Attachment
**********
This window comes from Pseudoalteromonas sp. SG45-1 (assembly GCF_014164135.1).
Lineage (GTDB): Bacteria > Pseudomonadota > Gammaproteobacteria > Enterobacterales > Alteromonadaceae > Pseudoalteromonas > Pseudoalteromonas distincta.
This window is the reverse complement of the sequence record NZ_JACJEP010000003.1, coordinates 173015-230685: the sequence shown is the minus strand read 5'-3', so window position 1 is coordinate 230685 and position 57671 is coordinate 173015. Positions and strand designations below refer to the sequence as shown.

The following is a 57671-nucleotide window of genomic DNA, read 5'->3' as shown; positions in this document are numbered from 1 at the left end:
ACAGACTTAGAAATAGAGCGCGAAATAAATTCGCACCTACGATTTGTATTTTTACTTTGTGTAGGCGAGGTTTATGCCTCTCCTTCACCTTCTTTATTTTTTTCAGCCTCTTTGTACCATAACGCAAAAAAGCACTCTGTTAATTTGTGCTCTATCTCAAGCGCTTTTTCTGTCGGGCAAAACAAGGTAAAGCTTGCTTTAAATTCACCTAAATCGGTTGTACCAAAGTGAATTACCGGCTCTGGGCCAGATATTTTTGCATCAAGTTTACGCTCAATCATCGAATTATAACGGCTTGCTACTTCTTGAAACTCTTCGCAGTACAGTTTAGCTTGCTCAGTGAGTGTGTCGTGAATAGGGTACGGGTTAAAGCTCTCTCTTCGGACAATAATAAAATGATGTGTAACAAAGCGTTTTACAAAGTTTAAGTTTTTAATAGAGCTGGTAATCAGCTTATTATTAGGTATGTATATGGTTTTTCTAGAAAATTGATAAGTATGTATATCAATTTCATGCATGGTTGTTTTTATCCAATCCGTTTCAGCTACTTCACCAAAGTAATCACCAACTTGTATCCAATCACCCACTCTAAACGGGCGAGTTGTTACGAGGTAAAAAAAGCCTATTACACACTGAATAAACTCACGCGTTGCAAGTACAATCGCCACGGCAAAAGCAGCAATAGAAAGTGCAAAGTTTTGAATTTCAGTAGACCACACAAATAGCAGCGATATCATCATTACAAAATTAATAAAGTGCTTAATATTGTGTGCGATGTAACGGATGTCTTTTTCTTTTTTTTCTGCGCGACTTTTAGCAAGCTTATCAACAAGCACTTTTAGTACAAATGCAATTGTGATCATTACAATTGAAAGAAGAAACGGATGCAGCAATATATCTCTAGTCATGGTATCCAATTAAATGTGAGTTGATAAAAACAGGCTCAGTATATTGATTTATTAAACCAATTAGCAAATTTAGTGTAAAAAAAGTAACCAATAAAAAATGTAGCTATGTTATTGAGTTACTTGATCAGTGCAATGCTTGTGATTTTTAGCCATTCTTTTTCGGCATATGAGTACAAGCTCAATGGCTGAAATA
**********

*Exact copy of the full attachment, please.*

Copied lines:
This window comes from Pseudoalteromonas sp. SG45-1 (assembly GCF_014164135.1).
Lineage (GTDB): Bacteria > Pseudomonadota > Gammaproteobacteria > Enterobacterales > Alteromonadaceae > Pseudoalteromonas > Pseudoalteromonas distincta.
This window is the reverse complement of the sequence record NZ_JACJEP010000003.1, coordinates 173015-230685: the sequence shown is the minus strand read 5'-3', so window position 1 is coordinate 230685 and position 57671 is coordinate 173015. Positions and strand designations below refer to the sequence as shown.

The following is a 57671-nucleotide window of genomic DNA, read 5'->3' as shown; positions in this document are numbered from 1 at the left end:
ACAGACTTAGAAATAGAGCGCGAAATAAATTCGCACCTACGATTTGTATTTTTACTTTGTGTAGGCGAGGTTTATGCCTCTCCTTCACCTTCTTTATTTTTTTCAGCCTCTTTGTACCATAACGCAAAAAAGCACTCTGTTAATTTGTGCTCTATCTCAAGCGCTTTTTCTGTCGGGCAAAACAAGGTAAAGCTTGCTTTAAATTCACCTAAATCGGTTGTACCAAAGTGAATTACCGGCTCTGGGCCAGATATTTTTGCATCAAGTTTACGCTCAATCATCGAATTATAACGGCTTGCTACTTCTTGAAACTCTTCGCAGTACAGTTTAGCTTGCTCAGTGAGTGTGTCGTGAATAGGGTACGGGTTAAAGCTCTCTCTTCGGACAATAATAAAATGATGTGTAACAAAGCGTTTTACAAAGTTTAAGTTTTTAATAGAGCTGGTAATCAGCTTATTATTAGGTATGTATATGGTTTTTCTAGAAAATTGATAAGTATGTATATCAATTTCATGCATGGTTGTTTTTATCCAATCCGTTTCAGCTACTTCACCAAAGTAATCACCAACTTGTATCCAATCACCCACTCTAAACGGGCGAGTTGTTACGAGGTAAAAAAAGCCTATTACACACTGAATAAACTCACGCGTTGCAAGTACAATCGCCACGGCAAAAGCAGCAATAGAAAGTGCAAAGTTTTGAATTTCAGTAGACCACACAAATAGCAGCGATATCATCATTACAAAATTAATAAAGTGCTTAATATTGTGTGCGATGTAACGGATGTCTTTTTCTTTTTTTTCTGCGCGACTTTTAGCAAGCTTATCAACAAGCACTTTTAGTACAAATGCAATTGTGATCATTACAATTGAAAGAAGAAACGGATGCAGCAATATATCTCTAGTCATGGTATCCAATTAAATGTGAGTTGATAAAAACAGGCTCAGTATATTGATTTATTAAACCAATTAGCAAATTTAGTGTAAAAAAAGTAACCAATAAAAAATGTAGCTATGTTATTGAGTTACTTGATCAGTGCAATGCTTGTGATTTTTAGCCATTCTTTTTCGGCATATGAGTACAAGCTCAATGGCTGAAATA